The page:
Doctor of Education
Dr. Julie Byrd Clark
This study investigated the use of translanguaging strategies by Jordanian graduate students in Ontario, Canada, as a means of adjusting to the local language and culture. It further scrutinizes the influence of these practices on their identities. The study also probes into the potential opportunities and impediments that these students may encounter in higher educational establishments in Ontario.
Data collection was accomplished through semi-structured online interviews, which were subject to qualitative analysis to respond to the research queries. The analytical process was grounded in a theoretical framework combining sociocultural theory, critical literacy, and language ecology, thereby offering a profound understanding of Jordanian graduate students' experiences. The overarching aim of this study was to ascertain the prospective contribution of translanguaging practices in manifesting and articulating their identities.
The study's outcomes reveal that translanguaging practices are a commonplace occurrence across various facets of the participants' daily lives. Participants were found to utilize a multitude of translanguaging strategies, including code-switching, code-mixing, code-meshing, translation, and language crossing. While the participants take pride in their Jordanian, Islamic, and Arab identities, they simultaneously exhibit an ability to reshape and evolve these identities in response to the cultural nuances of Canada. Intriguingly, the research also uncovers a dichotomy in the participants' opinions regarding the usage of translanguaging within classroom settings.
This research encapsulates numerous themes relevant to translanguaging, such as imagined communities, language purity, hybrid identities, maintenance of cultural ties to their native country, and language learning. In addition, this study underscores the need for educators, policymakers, and students to consider integrating translanguaging methodologies into classroom practices and incorporating principles of critical literacy within the education system.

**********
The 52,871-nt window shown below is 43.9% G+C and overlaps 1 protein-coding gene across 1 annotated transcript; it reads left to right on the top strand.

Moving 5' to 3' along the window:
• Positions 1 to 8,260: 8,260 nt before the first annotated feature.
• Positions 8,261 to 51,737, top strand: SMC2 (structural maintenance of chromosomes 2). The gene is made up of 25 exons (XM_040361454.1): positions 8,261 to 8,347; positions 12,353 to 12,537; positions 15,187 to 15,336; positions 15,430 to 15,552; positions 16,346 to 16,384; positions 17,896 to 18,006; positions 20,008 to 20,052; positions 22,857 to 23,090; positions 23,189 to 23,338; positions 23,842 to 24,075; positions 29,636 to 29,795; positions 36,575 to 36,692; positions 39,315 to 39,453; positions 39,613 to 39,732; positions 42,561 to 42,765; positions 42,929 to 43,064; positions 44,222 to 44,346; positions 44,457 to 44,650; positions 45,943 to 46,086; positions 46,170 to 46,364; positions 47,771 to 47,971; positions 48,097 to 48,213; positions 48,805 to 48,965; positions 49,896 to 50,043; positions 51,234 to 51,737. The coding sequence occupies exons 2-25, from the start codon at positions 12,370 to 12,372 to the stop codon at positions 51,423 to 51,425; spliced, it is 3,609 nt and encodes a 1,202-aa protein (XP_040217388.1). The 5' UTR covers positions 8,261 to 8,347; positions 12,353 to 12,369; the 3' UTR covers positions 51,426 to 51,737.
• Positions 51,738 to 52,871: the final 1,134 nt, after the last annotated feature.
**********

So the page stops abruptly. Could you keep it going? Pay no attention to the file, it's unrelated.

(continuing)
Summary for Lay Audience
This research explored the experiences of Jordanian graduate students studying in Ontario, Canada, and how they use different language strategies to adjust to their new cultural and linguistic environment. This language strategy is called 'translanguaging', where people combine and switch between different languages. The research was interested in how using these strategies might influence the students' sense of who they are.
To gather information, online interviews were held with the students. Their responses were then deeply analyzed based on theories related to culture, literacy, and language use. The goal was to understand if and how translanguaging could help these students express their evolving identities.
The results showed that the students use translanguaging in many parts of their daily lives, including switching, mixing, or blending different languages, translating, and crossing between languages. Despite proudly identifying as Jordanians and Arabs, these students also showed they could adapt and reshape their identities to fit into their new Canadian surroundings. There was, however, some disagreement among them about using translanguaging in classrooms.
The research shed light on various aspects of translanguaging like the concept of 'imagined communities', the idea of 'language purity', the formation of mixed or 'hybrid' identities, keeping cultural connections with Jordan, and learning languages. The study suggests that it would be helpful for teachers, school officials, and students to think about using these translanguaging strategies in classrooms and teaching methods.
Almashour, Mohamad, "Exploring Translanguaging and Identity among Jordanian Graduate Students in Ontario" (2023). Electronic Thesis and Dissertation Repository. 9392.
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Correction to reference list.